Kathleen Shannon: For as long as I've been doing this, you really articulated that well — that your brand is what other people think of you. Because I always think of being a creative entrepreneur and having a lot of control over my own brand, and a personal brand. And you're touching on all of these points that I'm just nodding my head. Like I'm almost breaking my neck. I'm like, “Yes, all of that.”
I guess I just leave out the part about “Your brand is what other people think of you.” Because I focus on “Let's attract the people that we want and forget the rest. So, who cares if other people don't like you?” But it really is a relationship and it kind of goes back — did your mom in middle school ever tell you to just be yourself and to let people like you for who you are?
Brian Clark: And you're like, “Yeah, Mom, have you been to middle school?”
Kathleen Shannon: Right, I'm like, “Okay, thanks, Mom.” But now I'm like, “Yes, that was solid advice.”
I think that even now as you're growing a business, your brand isn't just your logo, but it is about how you talk about yourself. And it is just having probably the confidence to be yourself and really say what you mean.
I see a lot of creative entrepreneurs hiding behind trends or hiding behind jargon, or hiding behind really long explanations or sales pages over what they do. Or they're hiding behind really vague terms like, “I just want to be empowering or inspiring or disruptive,” whatever it is. I'm like, “What does that actually mean? Can you get specific about what you do and who you do it for?”
I think that your brand encompasses all of those things. And just like you said, it's delivering on that promise. I think the easiest promise to deliver on is just who you are.
That's why I love personal branding so much, because if you can trust yourself, you don't have to really think too hard about positioning or expertise, you just have to share. Once you start sharing your gifts of knowledge, that's then what positions you as the expert.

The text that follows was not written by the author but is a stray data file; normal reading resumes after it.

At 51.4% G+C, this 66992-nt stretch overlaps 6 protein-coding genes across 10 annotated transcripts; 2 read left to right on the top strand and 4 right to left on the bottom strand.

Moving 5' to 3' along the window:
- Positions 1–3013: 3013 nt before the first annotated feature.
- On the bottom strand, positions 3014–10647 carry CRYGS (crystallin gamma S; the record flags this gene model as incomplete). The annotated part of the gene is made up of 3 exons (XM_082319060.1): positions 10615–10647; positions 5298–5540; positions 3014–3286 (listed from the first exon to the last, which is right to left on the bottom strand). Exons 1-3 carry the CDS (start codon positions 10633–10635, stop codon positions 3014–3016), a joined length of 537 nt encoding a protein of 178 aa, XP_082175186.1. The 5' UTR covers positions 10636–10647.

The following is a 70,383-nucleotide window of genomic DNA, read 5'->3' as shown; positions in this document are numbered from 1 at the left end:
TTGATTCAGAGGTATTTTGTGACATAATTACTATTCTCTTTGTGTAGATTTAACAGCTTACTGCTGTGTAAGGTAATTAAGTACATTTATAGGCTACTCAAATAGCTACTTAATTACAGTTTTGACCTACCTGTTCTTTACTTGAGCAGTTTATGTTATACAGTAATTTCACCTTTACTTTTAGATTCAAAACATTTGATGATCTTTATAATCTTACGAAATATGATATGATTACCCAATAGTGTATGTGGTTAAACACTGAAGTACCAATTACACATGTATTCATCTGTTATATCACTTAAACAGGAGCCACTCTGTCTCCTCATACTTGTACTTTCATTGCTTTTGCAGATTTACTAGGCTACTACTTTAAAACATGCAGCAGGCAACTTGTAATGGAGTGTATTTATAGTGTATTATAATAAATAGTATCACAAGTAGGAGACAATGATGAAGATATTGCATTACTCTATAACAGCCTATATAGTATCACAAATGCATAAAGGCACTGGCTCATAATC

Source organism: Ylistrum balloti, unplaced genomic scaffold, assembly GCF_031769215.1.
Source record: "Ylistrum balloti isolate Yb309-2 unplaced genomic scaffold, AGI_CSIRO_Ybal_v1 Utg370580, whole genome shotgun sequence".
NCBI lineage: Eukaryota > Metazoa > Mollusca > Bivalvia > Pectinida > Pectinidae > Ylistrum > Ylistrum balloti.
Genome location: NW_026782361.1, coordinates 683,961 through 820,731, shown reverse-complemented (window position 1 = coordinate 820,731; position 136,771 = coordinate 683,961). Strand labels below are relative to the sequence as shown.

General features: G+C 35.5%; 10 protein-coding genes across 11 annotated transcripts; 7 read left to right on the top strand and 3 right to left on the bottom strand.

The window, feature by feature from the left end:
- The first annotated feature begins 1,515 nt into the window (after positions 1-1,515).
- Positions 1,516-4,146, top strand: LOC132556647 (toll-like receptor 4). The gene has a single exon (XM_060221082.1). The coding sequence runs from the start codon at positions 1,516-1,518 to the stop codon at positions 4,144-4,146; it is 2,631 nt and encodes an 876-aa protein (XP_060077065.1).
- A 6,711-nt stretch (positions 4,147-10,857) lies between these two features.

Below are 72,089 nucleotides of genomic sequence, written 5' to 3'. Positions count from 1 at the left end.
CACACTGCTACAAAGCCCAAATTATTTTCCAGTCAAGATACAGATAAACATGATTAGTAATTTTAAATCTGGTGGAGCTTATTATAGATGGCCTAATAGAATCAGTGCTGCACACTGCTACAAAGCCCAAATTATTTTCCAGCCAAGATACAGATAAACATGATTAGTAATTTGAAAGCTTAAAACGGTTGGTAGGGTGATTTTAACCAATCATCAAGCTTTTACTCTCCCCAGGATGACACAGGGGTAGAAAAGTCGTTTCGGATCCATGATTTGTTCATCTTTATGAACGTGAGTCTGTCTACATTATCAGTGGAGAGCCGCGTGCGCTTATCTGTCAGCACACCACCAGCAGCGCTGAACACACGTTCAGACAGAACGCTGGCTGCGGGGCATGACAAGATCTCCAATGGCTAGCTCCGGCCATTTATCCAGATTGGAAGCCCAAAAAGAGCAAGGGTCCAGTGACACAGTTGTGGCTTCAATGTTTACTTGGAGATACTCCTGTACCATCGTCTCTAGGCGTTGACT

For example, maybe it's not an example, I feel like I'm running off on tangents already, not very cohesive.
Brian Clark: No, you're good.
Kathleen Shannon: You're very concise, Brian.
Brian Clark: Well, maybe this will help get to a more concise point than even before. The reason why I point out that ultimately you can't control others’ perception of you is because, well, that's true. But you can influence it obviously, and that's a big part of being your best self. Because other people get bogged down and, well, if I'm just going to be myself, they become completely contextually inappropriate, which we see as kind of rampant.
The point being that we as individuals, we're the hero of our own life story. In our heads, we’re the protagonist and the role you, as the creative entrepreneur, the freelancer, the professional services provider, necessarily has to be that of guide or mentor.
On one hand, you point out a common problem, which is people are reluctant to be the expert, to put themselves in that role. But it's really just a very helpful guide or mentor.
And then, the flip side of it is though, once either people get some confidence, I think, or they're misguided about what marketing and positioning and branding is, they position themselves as the hero and that all of a sudden, the clients are supposed to be worshiping at your feet. And that is mistake number one.
Kathleen Shannon: Right, I'm starting to really see a connection between branding and sales pages. And I think that it really turns a lot of people off. Whenever they hear branding, they start to feel like, “Oh, that's icky sales stuff” and it's just not true.
One of the things that really worked for me and that I encourage a lot of people, sometimes even potential clients who come to me, they want to go through a branding process before they have something to brand.
So, oftentimes I'll tell people, “Listen, just go out and do the thing. Just do whatever it is, practice for a year. Try on lots of different kinds of customers. Try on a few different offerings and really see what starts to stick. Because it's so much easier to deliver on a promise that you know you like rather than delivering on something that you think you might like.”